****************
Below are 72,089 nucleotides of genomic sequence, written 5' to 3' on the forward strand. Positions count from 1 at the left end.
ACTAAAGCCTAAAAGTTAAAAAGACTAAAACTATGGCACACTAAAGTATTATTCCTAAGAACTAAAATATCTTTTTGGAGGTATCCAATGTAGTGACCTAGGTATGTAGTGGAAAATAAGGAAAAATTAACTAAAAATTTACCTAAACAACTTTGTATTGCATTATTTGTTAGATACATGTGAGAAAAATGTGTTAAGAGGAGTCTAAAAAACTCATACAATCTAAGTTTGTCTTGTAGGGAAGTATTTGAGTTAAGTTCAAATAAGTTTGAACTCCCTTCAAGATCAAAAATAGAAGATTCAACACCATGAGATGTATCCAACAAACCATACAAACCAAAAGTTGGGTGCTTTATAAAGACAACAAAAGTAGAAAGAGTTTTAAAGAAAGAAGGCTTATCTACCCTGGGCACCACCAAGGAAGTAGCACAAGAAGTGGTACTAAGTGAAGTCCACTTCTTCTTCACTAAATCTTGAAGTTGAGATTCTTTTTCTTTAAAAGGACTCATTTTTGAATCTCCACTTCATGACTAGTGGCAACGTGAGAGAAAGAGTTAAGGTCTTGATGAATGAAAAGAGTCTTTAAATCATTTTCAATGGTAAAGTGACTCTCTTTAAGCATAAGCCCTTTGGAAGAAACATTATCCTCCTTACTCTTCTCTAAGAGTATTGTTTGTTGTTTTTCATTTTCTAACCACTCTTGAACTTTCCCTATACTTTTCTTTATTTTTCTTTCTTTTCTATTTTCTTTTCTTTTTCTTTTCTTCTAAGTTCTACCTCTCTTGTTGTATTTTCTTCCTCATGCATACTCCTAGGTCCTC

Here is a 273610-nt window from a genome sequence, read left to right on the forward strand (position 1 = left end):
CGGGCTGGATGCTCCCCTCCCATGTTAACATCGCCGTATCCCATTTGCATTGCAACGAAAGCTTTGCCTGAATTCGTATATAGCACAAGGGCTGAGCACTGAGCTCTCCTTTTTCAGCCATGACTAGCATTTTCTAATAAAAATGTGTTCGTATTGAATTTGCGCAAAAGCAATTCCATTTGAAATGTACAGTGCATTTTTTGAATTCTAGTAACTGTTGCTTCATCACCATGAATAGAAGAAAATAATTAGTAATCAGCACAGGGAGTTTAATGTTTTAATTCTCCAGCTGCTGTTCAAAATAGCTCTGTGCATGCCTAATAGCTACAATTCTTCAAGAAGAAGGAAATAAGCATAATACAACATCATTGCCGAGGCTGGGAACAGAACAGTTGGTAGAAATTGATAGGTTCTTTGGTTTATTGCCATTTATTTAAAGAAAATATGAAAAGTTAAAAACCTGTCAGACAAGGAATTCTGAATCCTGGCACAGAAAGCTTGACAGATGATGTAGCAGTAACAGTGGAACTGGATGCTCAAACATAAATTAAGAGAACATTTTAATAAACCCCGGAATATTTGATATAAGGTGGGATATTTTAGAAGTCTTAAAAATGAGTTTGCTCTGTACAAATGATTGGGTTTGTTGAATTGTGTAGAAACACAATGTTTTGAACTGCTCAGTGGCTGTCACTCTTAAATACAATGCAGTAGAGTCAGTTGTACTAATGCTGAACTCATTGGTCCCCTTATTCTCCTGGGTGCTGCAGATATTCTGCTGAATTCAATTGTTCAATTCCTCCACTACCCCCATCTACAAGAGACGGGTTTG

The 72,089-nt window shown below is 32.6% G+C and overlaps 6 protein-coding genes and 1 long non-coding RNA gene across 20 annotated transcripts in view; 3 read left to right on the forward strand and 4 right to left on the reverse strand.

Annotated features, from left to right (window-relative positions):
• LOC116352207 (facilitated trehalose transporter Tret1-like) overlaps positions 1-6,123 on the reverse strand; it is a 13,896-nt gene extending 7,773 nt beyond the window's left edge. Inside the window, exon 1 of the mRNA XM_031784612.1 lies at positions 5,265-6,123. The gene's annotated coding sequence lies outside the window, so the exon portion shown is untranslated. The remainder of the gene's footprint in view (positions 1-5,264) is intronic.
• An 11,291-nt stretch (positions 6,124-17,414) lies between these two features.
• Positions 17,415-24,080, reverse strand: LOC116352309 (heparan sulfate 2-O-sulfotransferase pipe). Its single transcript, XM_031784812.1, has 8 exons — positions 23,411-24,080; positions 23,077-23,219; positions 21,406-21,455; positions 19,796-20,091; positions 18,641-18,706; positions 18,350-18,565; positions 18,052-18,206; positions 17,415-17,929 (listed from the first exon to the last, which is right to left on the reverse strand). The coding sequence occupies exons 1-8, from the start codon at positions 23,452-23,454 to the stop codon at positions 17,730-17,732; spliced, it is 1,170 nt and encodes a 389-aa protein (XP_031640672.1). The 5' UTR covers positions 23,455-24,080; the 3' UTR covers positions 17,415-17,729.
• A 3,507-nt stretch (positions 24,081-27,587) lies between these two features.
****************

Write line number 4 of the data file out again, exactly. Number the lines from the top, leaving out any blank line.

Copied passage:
CGGGCTGGATGCTCCCCTCCCATGTTAACATCGCCGTATCCCATTTGCATTGCAACGAAAGCTTTGCCTGAATTCGTATATAGCACAAGGGCTGAGCACTGAGCTCTCCTTTTTCAGCCATGACTAGCATTTTCTAATAAAAATGTGTTCGTATTGAATTTGCGCAAAAGCAATTCCATTTGAAATGTACAGTGCATTTTTTGAATTCTAGTAACTGTTGCTTCATCACCATGAATAGAAGAAAATAATTAGTAATCAGCACAGGGAGTTTAATGTTTTAATTCTCCAGCTGCTGTTCAAAATAGCTCTGTGCATGCCTAATAGCTACAATTCTTCAAGAAGAAGGAAATAAGCATAATACAACATCATTGCCGAGGCTGGGAACAGAACAGTTGGTAGAAATTGATAGGTTCTTTGGTTTATTGCCATTTATTTAAAGAAAATATGAAAAGTTAAAAACCTGTCAGACAAGGAATTCTGAATCCTGGCACAGAAAGCTTGACAGATGATGTAGCAGTAACAGTGGAACTGGATGCTCAAACATAAATTAAGAGAACATTTTAATAAACCCCGGAATATTTGATATAAGGTGGGATATTTTAGAAGTCTTAAAAATGAGTTTGCTCTGTACAAATGATTGGGTTTGTTGAATTGTGTAGAAACACAATGTTTTGAACTGCTCAGTGGCTGTCACTCTTAAATACAATGCAGTAGAGTCAGTTGTACTAATGCTGAACTCATTGGTCCCCTTATTCTCCTGGGTGCTGCAGATATTCTGCTGAATTCAATTGTTCAATTCCTCCACTACCCCCATCTACAAGAGACGGGTTTG